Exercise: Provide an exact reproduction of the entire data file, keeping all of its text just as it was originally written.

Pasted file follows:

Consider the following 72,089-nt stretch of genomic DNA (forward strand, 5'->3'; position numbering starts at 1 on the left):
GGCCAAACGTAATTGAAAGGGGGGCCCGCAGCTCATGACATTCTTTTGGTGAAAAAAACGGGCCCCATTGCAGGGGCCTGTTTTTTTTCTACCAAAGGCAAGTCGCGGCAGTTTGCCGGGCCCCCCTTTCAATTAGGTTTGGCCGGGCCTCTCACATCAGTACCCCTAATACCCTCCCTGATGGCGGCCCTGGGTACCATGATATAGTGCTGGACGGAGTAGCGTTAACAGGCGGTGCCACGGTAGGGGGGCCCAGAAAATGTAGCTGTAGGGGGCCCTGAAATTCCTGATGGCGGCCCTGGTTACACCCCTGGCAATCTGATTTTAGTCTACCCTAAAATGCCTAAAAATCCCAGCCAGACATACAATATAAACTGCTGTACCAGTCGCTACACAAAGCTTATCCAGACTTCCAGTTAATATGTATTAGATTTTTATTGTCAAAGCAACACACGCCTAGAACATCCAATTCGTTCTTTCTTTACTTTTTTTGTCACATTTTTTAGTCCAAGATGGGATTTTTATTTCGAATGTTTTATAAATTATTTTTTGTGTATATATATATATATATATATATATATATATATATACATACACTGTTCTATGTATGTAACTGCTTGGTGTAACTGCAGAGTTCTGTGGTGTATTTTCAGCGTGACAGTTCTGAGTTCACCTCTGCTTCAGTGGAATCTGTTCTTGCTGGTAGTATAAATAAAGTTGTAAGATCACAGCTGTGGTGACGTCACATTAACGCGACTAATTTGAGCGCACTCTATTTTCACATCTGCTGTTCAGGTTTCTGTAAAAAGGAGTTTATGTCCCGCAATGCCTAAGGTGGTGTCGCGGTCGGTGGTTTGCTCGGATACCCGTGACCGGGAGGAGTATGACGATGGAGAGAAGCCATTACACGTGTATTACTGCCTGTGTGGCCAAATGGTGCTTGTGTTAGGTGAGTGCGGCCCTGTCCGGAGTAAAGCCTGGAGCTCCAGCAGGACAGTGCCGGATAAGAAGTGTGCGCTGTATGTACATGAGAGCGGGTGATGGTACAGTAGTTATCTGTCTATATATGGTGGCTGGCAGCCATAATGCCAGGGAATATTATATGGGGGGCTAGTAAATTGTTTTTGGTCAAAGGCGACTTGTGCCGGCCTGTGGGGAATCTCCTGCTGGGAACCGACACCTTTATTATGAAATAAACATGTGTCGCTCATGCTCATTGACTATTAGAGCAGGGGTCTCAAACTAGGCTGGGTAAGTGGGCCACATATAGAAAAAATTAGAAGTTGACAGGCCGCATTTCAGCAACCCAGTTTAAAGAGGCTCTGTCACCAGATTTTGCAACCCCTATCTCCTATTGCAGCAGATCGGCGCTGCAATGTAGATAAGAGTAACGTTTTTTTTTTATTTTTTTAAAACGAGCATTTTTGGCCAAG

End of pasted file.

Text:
Consider the following 72,089-nt stretch of genomic DNA (forward strand, 5'->3'; position numbering starts at 1 on the left):
GGCCAAACGTAATTGAAAGGGGGGCCCGCAGCTCATGACATTCTTTTGGTGAAAAAAACGGGCCCCATTGCAGGGGCCTGTTTTTTTTCTACCAAAGGCAAGTCGCGGCAGTTTGCCGGGCCCCCCTTTCAATTAGGTTTGGCCGGGCCTCTCACATCAGTACCCCTAATACCCTCCCTGATGGCGGCCCTGGGTACCATGATATAGTGCTGGACGGAGTAGCGTTAACAGGCGGTGCCACGGTAGGGGGGCCCAGAAAATGTAGCTGTAGGGGGCCCTGAAATTCCTGATGGCGGCCCTGGTTACACCCCTGGCAATCTGATTTTAGTCTACCCTAAAATGCCTAAAAATCCCAGCCAGACATACAATATAAACTGCTGTACCAGTCGCTACACAAAGCTTATCCAGACTTCCAGTTAATATGTATTAGATTTTTATTGTCAAAGCAACACACGCCTAGAACATCCAATTCGTTCTTTCTTTACTTTTTTTGTCACATTTTTTAGTCCAAGATGGGATTTTTATTTCGAATGTTTTATAAATTATTTTTTGTGTATATATATATATATATATATATATATATATATATACATACACTGTTCTATGTATGTAACTGCTTGGTGTAACTGCAGAGTTCTGTGGTGTATTTTCAGCGTGACAGTTCTGAGTTCACCTCTGCTTCAGTGGAATCTGTTCTTGCTGGTAGTATAAATAAAGTTGTAAGATCACAGCTGTGGTGACGTCACATTAACGCGACTAATTTGAGCGCACTCTATTTTCACATCTGCTGTTCAGGTTTCTGTAAAAAGGAGTTTATGTCCCGCAATGCCTAAGGTGGTGTCGCGGTCGGTGGTTTGCTCGGATACCCGTGACCGGGAGGAGTATGACGATGGAGAGAAGCCATTACACGTGTATTACTGCCTGTGTGGCCAAATGGTGCTTGTGTTAGGTGAGTGCGGCCCTGTCCGGAGTAAAGCCTGGAGCTCCAGCAGGACAGTGCCGGATAAGAAGTGTGCGCTGTATGTACATGAGAGCGGGTGATGGTACAGTAGTTATCTGTCTATATATGGTGGCTGGCAGCCATAATGCCAGGGAATATTATATGGGGGGCTAGTAAATTGTTTTTGGTCAAAGGCGACTTGTGCCGGCCTGTGGGGAATCTCCTGCTGGGAACCGACACCTTTATTATGAAATAAACATGTGTCGCTCATGCTCATTGACTATTAGAGCAGGGGTCTCAAACTAGGCTGGGTAAGTGGGCCACATATAGAAAAAATTAGAAGTTGACAGGCCGCATTTCAGCAACCCAGTTTAAAGAGGCTCTGTCACCAGATTTTGCAACCCCTATCTCCTATTGCAGCAGATCGGCGCTGCAATGTAGATAAGAGTAACGTTTTTTTTTTATTTTTTTAAAACGAGCATTTTTGGCCAAG